Home/Daniel Larison/America’s So-Called “Follower Problem”

America’s So-Called “Follower Problem”

We interrupt the usual semianarchy of the Internet to bring you an important message from David Brooks:

I don’t know if America has a leadership problem; it certainly has a followership problem. Vast majorities of Americans don’t trust their institutions. That’s not mostly because our institutions perform much worse than they did in 1925 and 1955, when they were widely trusted. It’s mostly because more people are cynical and like to pretend that they are better than everything else around them. Vanity has more to do with rising distrust than anything else. [bold mine-DL]

Is it more likely that institutions are distrusted because of some vanity-driven public cynicism or that public cynicism is the product of institutional failures? Populist movements may try to shift all of the blame for the country’s woes onto the people in power, and they do tend to ignore the complicity of voters and consumers in the failures of government and the market. That’s not a new phenomenon. Populist movements also come into existence because of clear failures of leadership at the highest levels. Populist explanations of those failures may not be entirely accurate, or they may be one-sided and inclined to ignore their preferred party’s role in recent debacles, but they are mostly healthy reactions to the harmful blunders of the political class and corporate leaders.

If contemporary populist movements are interested in what Brooks calls “a disbursed semianarchy in which authority is suspect and each individual is king,”* it wouldn’t be surprising after the last decade of mismanagement, incompetence, and disaster brought to us by consensus-minded “centrist” managers. Of course, Brooks is wrong to say that OWS and the Tea Party “dispense with authority altogether.” At least as far as Tea Party rhetoric is concerned, the appeal to legitimate authority (the Constitution) is essential. For the purposes of this argument, it doesn’t matter that the constitutionalism of some Tea Partiers is selective or relatively new.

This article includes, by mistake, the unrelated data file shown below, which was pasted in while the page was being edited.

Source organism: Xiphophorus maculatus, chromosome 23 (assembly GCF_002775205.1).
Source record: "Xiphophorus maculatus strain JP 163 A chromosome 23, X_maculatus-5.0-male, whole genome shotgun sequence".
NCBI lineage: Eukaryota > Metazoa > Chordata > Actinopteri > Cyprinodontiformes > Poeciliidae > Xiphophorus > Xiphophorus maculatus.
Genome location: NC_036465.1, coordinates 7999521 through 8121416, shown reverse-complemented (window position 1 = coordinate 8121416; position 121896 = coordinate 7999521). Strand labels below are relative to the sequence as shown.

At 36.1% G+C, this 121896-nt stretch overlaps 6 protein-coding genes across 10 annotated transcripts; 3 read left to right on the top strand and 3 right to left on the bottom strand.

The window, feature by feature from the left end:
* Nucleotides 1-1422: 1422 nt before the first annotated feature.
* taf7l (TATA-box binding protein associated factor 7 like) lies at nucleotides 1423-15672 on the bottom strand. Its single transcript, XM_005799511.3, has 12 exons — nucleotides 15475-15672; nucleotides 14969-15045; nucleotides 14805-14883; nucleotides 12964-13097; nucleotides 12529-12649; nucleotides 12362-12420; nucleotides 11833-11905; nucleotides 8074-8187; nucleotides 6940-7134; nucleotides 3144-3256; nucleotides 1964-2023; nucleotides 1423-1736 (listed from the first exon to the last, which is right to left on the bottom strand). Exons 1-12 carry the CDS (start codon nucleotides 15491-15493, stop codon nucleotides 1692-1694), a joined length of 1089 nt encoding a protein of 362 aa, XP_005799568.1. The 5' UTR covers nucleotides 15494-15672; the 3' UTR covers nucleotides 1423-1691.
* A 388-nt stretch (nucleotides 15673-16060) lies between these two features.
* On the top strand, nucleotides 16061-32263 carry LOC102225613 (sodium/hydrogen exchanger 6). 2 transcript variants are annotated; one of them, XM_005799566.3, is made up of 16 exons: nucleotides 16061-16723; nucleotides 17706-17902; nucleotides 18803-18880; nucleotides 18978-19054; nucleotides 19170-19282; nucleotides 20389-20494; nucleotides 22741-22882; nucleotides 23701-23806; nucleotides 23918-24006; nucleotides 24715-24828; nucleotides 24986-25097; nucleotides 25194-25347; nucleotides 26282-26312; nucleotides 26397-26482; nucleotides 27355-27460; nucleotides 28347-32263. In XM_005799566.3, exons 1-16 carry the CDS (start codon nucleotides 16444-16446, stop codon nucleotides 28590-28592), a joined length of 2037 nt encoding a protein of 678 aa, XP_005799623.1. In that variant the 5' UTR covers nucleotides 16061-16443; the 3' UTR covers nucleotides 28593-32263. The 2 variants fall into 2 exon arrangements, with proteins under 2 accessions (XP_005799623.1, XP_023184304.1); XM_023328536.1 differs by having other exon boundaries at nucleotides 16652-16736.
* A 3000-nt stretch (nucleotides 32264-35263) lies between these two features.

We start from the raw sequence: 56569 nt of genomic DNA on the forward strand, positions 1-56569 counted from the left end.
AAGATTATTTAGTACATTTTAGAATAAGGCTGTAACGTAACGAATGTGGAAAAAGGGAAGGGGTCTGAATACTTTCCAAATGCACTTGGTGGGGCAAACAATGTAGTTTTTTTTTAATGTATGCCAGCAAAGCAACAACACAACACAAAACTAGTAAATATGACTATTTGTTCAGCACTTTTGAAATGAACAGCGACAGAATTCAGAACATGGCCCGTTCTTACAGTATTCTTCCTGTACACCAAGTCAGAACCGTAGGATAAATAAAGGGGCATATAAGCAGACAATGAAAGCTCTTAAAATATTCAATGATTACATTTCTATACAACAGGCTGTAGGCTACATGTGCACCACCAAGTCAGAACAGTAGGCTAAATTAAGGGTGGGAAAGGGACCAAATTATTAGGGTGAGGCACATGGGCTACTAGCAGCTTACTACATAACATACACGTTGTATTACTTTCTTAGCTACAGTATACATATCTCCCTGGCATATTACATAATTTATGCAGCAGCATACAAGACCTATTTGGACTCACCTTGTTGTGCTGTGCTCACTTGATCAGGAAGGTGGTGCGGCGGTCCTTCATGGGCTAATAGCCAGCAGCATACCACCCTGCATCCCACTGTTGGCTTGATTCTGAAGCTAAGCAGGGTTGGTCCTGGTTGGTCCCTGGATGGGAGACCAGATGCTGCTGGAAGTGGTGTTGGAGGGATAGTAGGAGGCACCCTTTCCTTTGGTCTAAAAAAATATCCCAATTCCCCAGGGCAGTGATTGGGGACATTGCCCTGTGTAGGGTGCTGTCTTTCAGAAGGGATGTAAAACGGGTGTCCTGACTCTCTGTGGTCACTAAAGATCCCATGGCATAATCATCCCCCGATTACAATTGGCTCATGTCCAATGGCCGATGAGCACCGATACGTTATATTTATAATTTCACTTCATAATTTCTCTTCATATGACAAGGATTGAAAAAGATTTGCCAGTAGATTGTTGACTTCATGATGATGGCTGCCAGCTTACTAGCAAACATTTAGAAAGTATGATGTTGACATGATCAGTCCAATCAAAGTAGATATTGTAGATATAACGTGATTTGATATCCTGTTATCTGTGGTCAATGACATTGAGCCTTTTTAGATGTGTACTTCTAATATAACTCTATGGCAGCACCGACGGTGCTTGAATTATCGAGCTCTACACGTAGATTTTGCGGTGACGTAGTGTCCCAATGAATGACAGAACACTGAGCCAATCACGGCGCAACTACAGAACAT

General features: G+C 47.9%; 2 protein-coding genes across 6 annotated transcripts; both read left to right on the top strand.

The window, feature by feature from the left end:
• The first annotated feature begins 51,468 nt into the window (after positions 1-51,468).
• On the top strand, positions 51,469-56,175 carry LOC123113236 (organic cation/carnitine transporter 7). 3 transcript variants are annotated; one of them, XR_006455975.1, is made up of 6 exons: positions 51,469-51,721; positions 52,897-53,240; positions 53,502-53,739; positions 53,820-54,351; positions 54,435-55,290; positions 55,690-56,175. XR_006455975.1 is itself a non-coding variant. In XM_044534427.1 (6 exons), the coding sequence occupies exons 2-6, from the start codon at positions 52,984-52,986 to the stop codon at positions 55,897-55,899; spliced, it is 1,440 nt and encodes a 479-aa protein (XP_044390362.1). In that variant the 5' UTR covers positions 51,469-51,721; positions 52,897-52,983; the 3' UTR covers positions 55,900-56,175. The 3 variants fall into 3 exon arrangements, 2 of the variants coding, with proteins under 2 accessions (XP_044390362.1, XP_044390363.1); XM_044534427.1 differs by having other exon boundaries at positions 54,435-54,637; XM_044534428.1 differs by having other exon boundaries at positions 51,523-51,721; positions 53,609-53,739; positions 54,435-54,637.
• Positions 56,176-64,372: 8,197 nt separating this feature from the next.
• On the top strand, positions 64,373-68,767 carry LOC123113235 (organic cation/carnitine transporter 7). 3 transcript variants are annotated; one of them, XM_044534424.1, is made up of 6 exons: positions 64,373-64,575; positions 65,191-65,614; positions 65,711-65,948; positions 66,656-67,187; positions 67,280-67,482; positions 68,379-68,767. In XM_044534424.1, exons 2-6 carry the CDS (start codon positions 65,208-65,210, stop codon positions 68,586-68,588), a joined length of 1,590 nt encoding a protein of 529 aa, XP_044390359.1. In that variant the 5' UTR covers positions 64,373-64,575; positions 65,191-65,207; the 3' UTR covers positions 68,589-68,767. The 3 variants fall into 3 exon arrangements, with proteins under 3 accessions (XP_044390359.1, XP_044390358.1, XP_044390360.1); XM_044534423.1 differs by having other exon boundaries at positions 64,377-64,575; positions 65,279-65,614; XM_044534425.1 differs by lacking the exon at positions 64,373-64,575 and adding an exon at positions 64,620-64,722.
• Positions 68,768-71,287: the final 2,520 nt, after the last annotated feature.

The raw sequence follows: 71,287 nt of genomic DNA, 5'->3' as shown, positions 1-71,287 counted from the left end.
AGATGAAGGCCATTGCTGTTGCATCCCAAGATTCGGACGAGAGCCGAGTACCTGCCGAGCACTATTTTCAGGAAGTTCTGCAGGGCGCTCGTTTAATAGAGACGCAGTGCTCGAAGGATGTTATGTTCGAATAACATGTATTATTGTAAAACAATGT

What bothers Brooks about these movements is not that they reject all authority, but that they have weighed the claims to authority made by the current political class and found them badly wanting. These people probably haven’t concluded that they are “better than everyone else around them.” They are reasonably sure that their leaders are worse than they should be. If they are more cynical now than before, it could have something to do with the complete lack of accountability for the people most responsible for the calamities of the last ten years.

* Brooks presumably didn’t mean to say disbursed here, since it makes no sense at all in that sentence.

about the author

Daniel Larison is a senior editor at TAC, where he also keeps a solo blog. He has been published in the New York Times Book Review, Dallas Morning News, World Politics Review, Politico Magazine, Orthodox Life, Front Porch Republic, The American Scene, and Culture11, and was a columnist for The Week. He holds a PhD in history from the University of Chicago, and resides in Lancaster, PA. Follow him on Twitter.

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